This necklace is a riot of colour, with the bright red of the coral and the colourful cat's eye beads. The cat's eyes have a fibre-optic element embedded into them and they catch the light to provide that extra glint. The colours of the cat's eyes match the colours in the brightly enamelled Moroccan bead which is the focal point of this piece.
Shibori is a Japanese tie-dye technique. This next piece was inspired by a Shibori scarf I saw on Pinterest and an orange and grey gown I saw on someone's Facebook page. I remembered the beautiful carnelian slab nuggets I've had in my stash for ages - they are waxy and in a delicately shaded orange. They are a perfect match for a string of rutilated quartz beads. I would wear this necklace of an evening and feel very sophisticated in it, indeed!
Every time I walked past my shoebox lid full of beads, the faux drawbench beads called out to me. I couldn't resist them anymore and teamed them with a couple of nuggets of coral - red, black and silver is always irresistible, see for yourself. We were re-watching Some Like it Hot and Running Wild was the song that was being played as I put the necklace together.
The Peacock in Park
One of my favourites, the peacock is such a beautiful, irresistible bird. I sat down to make this wire torque, and it took me simply ages to decide how to finish it - and it took a week to make. This is probably one of the most labour intensive pieces I have made and I will almost certainly never be able to remake it.
A swirly wrap of both sterling silver and fine silver around a pleasingly hefty ombré chunk of amethyst with a little pewter dragonfly wired onto it was then hung on a lilac organza ribbon. Fine silver is tarnish proof because it is an alloy of silver and germanium, rather than silver and copper, which is sterling silver. It is the copper content of sterling silver or 0.925% silver that causes it to tarnish by being oxidised. Fine silver is also easy to manipulate and doesn't break - a pleasure to work with especially in the higher gauges of weaving wire.
The tracks made by the sterling silver over the amethyst describe the flight path of the little dragonfly wired onto the pendant.
And last, but not least.................. drumroll.........
I brought these little beauties back from my holiday in India - they are little carnelian and amethyst briolettes, and they took simply ages to string. I made the necklace one string a day until all the beads were used up - and then I didn't like what I had made so I restrung them three times until I was finally satisfied.
Well, readers, you can see that I have been having a lot of fun in my time off from the day job. Unfortunately, all good things must come to an end and so it came to pass that I had to go back to work on Wednesday. Oh well, it was great while it lasted and I feel refreshed and rejuvenated and ready to face any curveballs that come my way.
That's it for this week, have a lovely week and I'll catch you next Friday, same time, same place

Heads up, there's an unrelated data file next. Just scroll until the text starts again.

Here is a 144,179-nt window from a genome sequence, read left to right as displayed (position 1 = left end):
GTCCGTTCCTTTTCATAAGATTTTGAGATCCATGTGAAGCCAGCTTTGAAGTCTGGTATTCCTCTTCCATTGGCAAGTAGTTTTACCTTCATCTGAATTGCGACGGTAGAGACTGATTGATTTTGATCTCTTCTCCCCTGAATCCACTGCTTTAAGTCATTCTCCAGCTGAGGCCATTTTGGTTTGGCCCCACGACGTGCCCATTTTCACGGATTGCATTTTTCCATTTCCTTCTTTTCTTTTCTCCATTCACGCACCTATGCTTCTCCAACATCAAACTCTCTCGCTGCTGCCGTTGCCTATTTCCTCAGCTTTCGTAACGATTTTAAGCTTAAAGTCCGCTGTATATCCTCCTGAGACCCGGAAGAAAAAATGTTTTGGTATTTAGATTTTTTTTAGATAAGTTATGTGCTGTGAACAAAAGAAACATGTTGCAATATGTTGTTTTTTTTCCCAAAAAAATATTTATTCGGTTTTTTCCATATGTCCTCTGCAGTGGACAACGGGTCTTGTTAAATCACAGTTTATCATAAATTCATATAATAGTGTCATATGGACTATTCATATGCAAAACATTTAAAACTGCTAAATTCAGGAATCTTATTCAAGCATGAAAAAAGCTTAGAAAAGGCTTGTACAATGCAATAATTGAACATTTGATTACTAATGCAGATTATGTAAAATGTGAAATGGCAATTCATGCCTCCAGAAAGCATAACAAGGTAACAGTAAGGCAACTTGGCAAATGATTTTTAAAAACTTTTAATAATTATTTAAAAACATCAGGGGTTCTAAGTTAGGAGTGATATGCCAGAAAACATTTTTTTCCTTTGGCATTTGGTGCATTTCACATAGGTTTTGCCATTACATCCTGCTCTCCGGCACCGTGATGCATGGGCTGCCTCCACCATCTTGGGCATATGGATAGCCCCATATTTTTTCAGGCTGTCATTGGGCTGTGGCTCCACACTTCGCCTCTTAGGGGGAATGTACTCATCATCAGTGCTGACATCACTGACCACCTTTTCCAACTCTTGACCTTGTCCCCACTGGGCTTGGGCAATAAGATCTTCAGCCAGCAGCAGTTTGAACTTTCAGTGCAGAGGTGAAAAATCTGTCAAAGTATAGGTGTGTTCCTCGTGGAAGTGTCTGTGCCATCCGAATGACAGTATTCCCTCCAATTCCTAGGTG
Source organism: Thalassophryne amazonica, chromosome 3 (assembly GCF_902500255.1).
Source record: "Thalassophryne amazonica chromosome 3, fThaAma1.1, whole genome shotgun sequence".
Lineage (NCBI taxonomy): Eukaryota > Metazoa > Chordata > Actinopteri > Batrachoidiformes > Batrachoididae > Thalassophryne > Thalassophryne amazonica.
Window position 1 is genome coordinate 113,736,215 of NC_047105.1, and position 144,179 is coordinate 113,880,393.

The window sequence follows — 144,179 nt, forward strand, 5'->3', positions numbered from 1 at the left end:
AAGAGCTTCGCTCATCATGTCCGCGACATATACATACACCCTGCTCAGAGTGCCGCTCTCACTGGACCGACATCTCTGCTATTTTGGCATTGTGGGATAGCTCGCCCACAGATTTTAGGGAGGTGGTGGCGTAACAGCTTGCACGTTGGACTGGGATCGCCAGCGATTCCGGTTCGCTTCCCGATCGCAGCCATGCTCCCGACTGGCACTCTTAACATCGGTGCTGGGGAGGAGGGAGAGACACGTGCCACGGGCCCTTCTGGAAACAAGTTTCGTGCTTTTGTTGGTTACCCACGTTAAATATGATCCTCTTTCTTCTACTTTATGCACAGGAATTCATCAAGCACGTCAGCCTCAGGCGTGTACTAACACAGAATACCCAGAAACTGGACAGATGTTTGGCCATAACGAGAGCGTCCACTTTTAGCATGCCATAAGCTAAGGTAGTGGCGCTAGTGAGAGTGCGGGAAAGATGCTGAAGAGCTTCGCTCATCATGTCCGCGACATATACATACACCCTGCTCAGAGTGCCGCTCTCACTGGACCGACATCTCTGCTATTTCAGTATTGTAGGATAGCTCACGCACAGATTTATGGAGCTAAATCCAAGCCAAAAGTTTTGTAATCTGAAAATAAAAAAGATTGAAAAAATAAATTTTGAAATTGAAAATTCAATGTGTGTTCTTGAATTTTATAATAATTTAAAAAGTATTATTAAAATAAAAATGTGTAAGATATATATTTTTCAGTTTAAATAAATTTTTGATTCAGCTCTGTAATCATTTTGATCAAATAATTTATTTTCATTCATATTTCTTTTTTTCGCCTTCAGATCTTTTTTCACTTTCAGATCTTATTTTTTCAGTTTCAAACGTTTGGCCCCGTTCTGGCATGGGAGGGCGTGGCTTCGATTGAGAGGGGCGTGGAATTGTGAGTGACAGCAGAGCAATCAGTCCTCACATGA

Hello all you Caprilicious women out there, I hope you are all relaxed and ready for the weekend, ready to go partying in your statement jewellery.
I have some exciting news this week - Caprilicious is due to have a second exhibition in January 2015. I am negotiating with the good people of Raintree, where I had my first exhibition, to find us a suitable weekend at the end of January when I am due to be in Bangalore visiting with my mother.
Lipstick on your Collar
That's right, I've made this necklace before - last time, I used the jasper I acquired from my friend BN with a coral pink howlite - I happened to have some pale, blush pink howlite lying around and a few black veined jasper beads left over from last time and they just seemed to cry out to be put together. I am by no stretch of imagination a 'pink' person, but I just love the combination of pink and grey/black - very cool and sophisticated. You wouldn't catch me in a pink outfit though - one has to draw the line somewhere! There are plenty of greys, blacks and whites in my wardrobe that could be accesorised beautifully by this necklace when I take it out for it's test run.
For the longest time, I thought seahorses were mythical creatures, like unicorns, phoenix', dragons, dinosaurs and pixies - only kidding, honest. I love the little critters, they are the cutest and I am always on the look out for them. I found an aventurine carved into a seahorse, so smooth and shiny - an instant love affair. With a little wire bail, and the addition of agates and glass beads as well as pearls, it was transformed into a cruisers necklace - or for someone going on a holiday to an island paradise. I used the colours in this photograph to make this necklace.
Do you know the story of Salome?? It is from the New Testament - Salome, who by all accounts was a raving beauty and a femme fatale, who is hailed as the embodiment of female seductiveness and an icon of sensuality , did the Dance of the Seven Veils at her step fathers birthday bash - he offered her anything her little heart desired, and Salome, being as thick as two short planks, looked to her mom for an answer.
Her mom had dumped her first husband, and married his brother - she was extremely put out that John The Baptist had denounced her marriage as unlawful; and he didn't just say it once - he raved and ranted and denounced her from the rooftops, unfortunately prophets just don't
seem to know when to stop - to silence him she decided to get her daughter to demand that John be beheaded.
Salome could have asked for anything - gold, diamonds, pearls - but being a bit sweet and unworldly, she said 'what shall I ask for mommy??' and chose to obey her mother. The king had no choice but to behead the hapless John and present her with his head on a plate.